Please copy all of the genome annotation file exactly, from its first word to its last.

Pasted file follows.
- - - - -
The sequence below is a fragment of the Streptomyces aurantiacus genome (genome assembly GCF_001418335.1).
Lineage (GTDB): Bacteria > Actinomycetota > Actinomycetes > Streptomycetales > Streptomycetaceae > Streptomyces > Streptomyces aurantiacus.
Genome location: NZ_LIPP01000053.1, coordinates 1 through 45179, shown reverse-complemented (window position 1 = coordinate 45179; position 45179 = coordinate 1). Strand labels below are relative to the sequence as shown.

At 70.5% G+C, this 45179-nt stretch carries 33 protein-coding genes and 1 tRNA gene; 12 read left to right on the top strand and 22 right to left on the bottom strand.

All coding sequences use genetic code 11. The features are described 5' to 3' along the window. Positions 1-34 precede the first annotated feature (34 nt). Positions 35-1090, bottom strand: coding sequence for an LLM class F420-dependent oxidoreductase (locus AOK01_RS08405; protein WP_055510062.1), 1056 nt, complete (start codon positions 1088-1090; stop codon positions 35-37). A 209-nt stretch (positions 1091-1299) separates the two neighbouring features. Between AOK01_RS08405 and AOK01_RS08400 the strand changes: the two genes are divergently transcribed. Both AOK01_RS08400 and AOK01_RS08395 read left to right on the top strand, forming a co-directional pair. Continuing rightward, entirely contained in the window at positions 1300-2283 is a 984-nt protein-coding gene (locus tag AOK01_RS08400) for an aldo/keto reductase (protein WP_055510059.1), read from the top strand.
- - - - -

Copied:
The sequence below is a fragment of the Streptomyces aurantiacus genome (genome assembly GCF_001418335.1).
Lineage (GTDB): Bacteria > Actinomycetota > Actinomycetes > Streptomycetales > Streptomycetaceae > Streptomyces > Streptomyces aurantiacus.
Genome location: NZ_LIPP01000053.1, coordinates 1 through 45179, shown reverse-complemented (window position 1 = coordinate 45179; position 45179 = coordinate 1). Strand labels below are relative to the sequence as shown.

At 70.5% G+C, this 45179-nt stretch carries 33 protein-coding genes and 1 tRNA gene; 12 read left to right on the top strand and 22 right to left on the bottom strand.

All coding sequences use genetic code 11. The features are described 5' to 3' along the window. Positions 1-34 precede the first annotated feature (34 nt). Positions 35-1090, bottom strand: coding sequence for an LLM class F420-dependent oxidoreductase (locus AOK01_RS08405; protein WP_055510062.1), 1056 nt, complete (start codon positions 1088-1090; stop codon positions 35-37). A 209-nt stretch (positions 1091-1299) separates the two neighbouring features. Between AOK01_RS08405 and AOK01_RS08400 the strand changes: the two genes are divergently transcribed. Both AOK01_RS08400 and AOK01_RS08395 read left to right on the top strand, forming a co-directional pair. Continuing rightward, entirely contained in the window at positions 1300-2283 is a 984-nt protein-coding gene (locus tag AOK01_RS08400) for an aldo/keto reductase (protein WP_055510059.1), read from the top strand.